In the present study, multiple linear regression analysis indicated a negative correlation between anterior flare reduction and combination therapy of K-115 and α2-agonists, which suggests that α2-agonists with or without K-115 possibly increase anterior inflammation in uveitis with OHT. Previous reports have proposed that adrenergic agonists decrease the volume of conjunctival cells and widen the space between cells, allowing greater access of pro-inflammatory agents and continued topical administration of α2-agonists in eyes with allergic reactions may predispose to the development of uveitis . Histological findings of conjunctivitis and anterior uveitis induced by α2-agonists have also been reported . Patients with dark irises may be more susceptible to inflammation because α2-agonists reach a higher concentration in pigmented tissues . These results, in addition to our findings, suggest that α2-agonists may not be an appropriate medication for OHT associated with uveitis and that it may affect aqueous flare outcomes. Additional research comparing the safety of α2-agonists with or without a ROCK inhibitor in cases of aqueous flare for uveitis-associated OHT is warranted to estimate the efficacy of α2-agonists.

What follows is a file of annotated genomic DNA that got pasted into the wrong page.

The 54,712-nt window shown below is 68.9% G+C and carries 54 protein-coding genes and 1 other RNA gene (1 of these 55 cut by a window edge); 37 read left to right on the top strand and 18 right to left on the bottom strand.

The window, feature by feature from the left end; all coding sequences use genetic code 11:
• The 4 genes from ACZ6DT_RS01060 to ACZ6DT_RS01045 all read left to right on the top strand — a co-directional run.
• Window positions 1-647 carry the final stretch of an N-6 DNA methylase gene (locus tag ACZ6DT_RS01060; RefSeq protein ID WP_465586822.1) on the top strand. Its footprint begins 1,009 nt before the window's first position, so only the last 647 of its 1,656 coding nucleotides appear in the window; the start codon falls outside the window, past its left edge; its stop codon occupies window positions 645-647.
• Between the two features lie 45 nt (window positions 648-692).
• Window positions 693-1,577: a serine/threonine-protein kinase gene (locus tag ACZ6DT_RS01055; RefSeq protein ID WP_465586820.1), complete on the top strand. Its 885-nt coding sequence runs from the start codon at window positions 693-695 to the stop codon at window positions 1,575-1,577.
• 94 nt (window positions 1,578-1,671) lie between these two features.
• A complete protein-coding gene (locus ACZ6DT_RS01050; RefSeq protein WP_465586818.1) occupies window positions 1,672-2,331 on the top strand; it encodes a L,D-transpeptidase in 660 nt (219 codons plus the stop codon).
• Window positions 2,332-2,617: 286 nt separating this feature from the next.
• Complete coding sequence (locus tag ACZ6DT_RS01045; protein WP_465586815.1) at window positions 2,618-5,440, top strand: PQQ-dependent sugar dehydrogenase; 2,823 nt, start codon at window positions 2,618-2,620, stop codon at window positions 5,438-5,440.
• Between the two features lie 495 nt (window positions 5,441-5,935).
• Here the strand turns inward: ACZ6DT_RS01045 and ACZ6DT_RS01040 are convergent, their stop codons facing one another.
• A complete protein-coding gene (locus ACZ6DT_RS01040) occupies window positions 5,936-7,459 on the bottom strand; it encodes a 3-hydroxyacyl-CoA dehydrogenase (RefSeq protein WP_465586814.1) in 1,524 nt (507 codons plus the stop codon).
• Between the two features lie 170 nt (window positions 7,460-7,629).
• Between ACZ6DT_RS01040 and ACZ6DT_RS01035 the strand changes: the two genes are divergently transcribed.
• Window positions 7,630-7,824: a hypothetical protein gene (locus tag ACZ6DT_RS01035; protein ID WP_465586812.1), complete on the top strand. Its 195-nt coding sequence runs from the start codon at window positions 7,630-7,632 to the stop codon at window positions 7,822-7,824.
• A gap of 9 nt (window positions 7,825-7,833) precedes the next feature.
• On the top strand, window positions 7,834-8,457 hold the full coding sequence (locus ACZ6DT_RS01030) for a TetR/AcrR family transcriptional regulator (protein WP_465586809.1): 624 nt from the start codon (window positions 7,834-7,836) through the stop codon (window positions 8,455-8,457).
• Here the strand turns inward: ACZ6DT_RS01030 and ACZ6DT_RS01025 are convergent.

Four limitations of this study are the small number of patients, the inclusion of both granulomatous and non-granulomatous uveitis, the single-centre study design and the no randomisation. K-115 may have different effects on eyes with granulomatous and non-granulomatous uveitis because of the differences in their pathologies. Further research with more cases is needed to compare the differences in the efficacy and safety of K-115 when used in c combination with other anti-glaucoma agents.
Our results demonstrated that K-115 is effective in lowering IOP and is safe and well-tolerated in eyes with uveitis-associated OHT, including both inflammation- and corticosteroid-induced OHT. K-115 may suppress the anterior inflammation in eyes with inflammation-induced OHT and may have stronger effects in eyes with corticosteroid-induced OHT. Our findings show that K-115 is an appropriate medication for uveitis-associated OHT.
The authors thank all patients who participated in this study and also Kanako Tonegawa, Tomomi Nakamura, Seiko Yamada, Saeko Kanno and Eiko Machida for technical assistance.